BYGONE DAYS: Challenges lie ahead for newly elected UFU president

Newly elected Ulster Farmers’ Union president John Mulvenna had spoken this week in May 1991 of the “huge problems and challenges” facing the industry in Northern Ireland

Saturday, 15th May 2021, 11:00 am
Caldwell McAskie from Omagh with Mountjoy Friar, the supreme champion at the Northern Ireland Charolais Club's April sale at the Automart, Portadown in 1991. Picture: Eddie Harvey/Farming Life archives
Caldwell McAskie from Omagh with Mountjoy Friar, the supreme champion at the Northern Ireland Charolais Club's April sale at the Automart, Portadown in 1991. Picture: Eddie Harvey/Farming Life archives

Mr Mulvenna, who was elected president at the UFU’s conference and annual meeting at Greenmount College, said that, “quotas, setaside, extensification and grants for doing nothing or maintaining the beauty of the countryside may be alright in their own place but, taken along, they are code words for an industry in decline”.

There was, however, an industry that was vast and guaranteed to grow in value, said the new UFU president. “It is food production to standards and quality required, adding value to primary products and putting them in myriad ways on the supermarket shelves of the world,” noted Mr Mulvenna.

CUTS IN SUPPORT

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Speaking to Farming Life Mr Mulvenna said: “Perhaps the greatest challenge facing the industry is the proposed cuts in support which are likely to result from any agreement in the GATT talks. The GATT aim of liberalising world trade would allow cheap imports on to markets already oversupplied.

“I have consistently felt that our problems must be solved within Europe. It is to be hoped that agreement resulting from GATT will be fair to our agriculture, that there will be recognition of our disadvantages and that change will be introduced at a pace acceptable to the industry.”

He continued: “There must also be an acceptance that, where supply management controls already exist, there will be corresponding control of the entry of product on to the EC market.”

CAP PROBLEMS

Douglas Graham, left, from Enniskillen, who judged the animals at the at the Northern Ireland Charolais Club's April sale at the Automart, Portadown in 1991, he is pictured with Mrs Shiela McAlpine, president of the British Charolais Cattle Society, and Norman McClelland from Coleraine, chairman of the Northern Ireland Charolais Club. Picture: Eddie Harvey/Farming Life archives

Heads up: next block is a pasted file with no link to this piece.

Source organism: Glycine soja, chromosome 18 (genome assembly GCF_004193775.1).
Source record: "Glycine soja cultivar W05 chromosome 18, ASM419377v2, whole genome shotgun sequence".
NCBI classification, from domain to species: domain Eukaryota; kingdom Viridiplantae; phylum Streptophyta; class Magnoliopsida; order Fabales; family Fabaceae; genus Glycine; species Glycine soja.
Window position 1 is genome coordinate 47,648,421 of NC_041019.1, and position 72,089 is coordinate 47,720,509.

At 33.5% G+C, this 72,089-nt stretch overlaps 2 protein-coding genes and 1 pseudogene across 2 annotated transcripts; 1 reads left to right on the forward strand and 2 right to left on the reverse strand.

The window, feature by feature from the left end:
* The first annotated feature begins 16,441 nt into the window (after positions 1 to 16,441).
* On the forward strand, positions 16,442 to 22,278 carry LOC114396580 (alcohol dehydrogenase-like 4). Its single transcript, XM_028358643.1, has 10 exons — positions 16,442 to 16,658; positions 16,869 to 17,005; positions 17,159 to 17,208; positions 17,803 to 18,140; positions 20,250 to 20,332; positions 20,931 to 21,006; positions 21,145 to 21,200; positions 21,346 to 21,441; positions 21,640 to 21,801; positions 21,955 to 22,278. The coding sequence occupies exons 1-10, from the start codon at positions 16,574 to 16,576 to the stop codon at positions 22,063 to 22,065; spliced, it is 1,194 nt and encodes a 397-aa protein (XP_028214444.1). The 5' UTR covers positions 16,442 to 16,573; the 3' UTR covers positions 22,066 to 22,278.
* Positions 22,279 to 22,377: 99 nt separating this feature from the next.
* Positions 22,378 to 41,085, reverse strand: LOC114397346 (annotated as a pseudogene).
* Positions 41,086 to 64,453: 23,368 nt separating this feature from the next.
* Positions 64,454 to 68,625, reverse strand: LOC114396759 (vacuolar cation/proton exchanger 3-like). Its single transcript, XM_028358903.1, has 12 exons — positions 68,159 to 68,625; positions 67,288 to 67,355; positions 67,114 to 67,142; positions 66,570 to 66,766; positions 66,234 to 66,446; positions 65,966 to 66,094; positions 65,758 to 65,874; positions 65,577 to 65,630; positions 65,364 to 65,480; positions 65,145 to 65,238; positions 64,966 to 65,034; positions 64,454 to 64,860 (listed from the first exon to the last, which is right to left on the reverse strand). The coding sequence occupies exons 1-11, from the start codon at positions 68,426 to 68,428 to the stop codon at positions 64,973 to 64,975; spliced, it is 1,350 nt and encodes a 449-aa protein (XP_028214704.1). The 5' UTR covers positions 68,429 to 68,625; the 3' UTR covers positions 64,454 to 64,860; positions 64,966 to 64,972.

Mr Mulvenna said that reform of the CAP was opening up “additional problems” for the industry. He warned: “The present price proposals, if adopted, will mean further cuts in milk quotas, technical changes to Ewe Premium calculation and the disappearance of safety net intervention which will place additional burdens on the industry.”

He added: “But if cuts have to be imposed they must be imposed fairly and equally between member states.”

Mr Mulvenna said that the liberalisation of Eastern Europe, while a welcome development, had put enormous pressure on producers within the EEC. He said: “The access of the Eastern European product has exacerbated the surplus situation which is appearing in many sectors of EC food. Commissioner MacSharry must take account of this when deciding how to reduce these surpluses.”

Mr Mulvenna added: “Another tremendous challenge to the industry is the arrival of 1992 and with it the realisation of the single market.”

Pictured in May 1991 is Karen Wallace, a member of Finvoy YFC, having a look at one of the club exhibits at the YFCU AGM and conference which was held at Balmoral. Picture: Randall Mulligan/Farming Life archives

Mr Mulvenna said that animal health regulations could place an additional financial burden on the industry.

He told Farming Life: “It is my view that we should try to achieve the highest possible health standards in the province.

“There is justifiable concern about present low beef and sheep returns and it is difficult to see signs of long-term improvements.”

He continued: “The massive buying power of the major supermarkets seems to be able to dictate what products they require and, to a large extent, what price they will pay. There is a suspicion also that consumer preference is, in reality, the preference, prejudice and convenience of a few major supermarket buyers. If farmers are to survive they must meet standards, seek out and exploit market opportunities, guarantee continuity of supply and employ professional and modern marketing techniques. Severe single market competition is round the corner and the quality assurance concept with achievable animal health and environmental standards will help to protect and expand markets far better than savage cut-price competition. We must be more intent in trading up on quality basis than in piling high and selling cheap.”

Rodney Richardson from Maguiresbridge with the reserve champion, Mullaglass Elsa, at the Northern Ireland Charolais Club's April sale at the Automart, Portadown in 1991. Picture: Eddie Harvey/Farming Life archives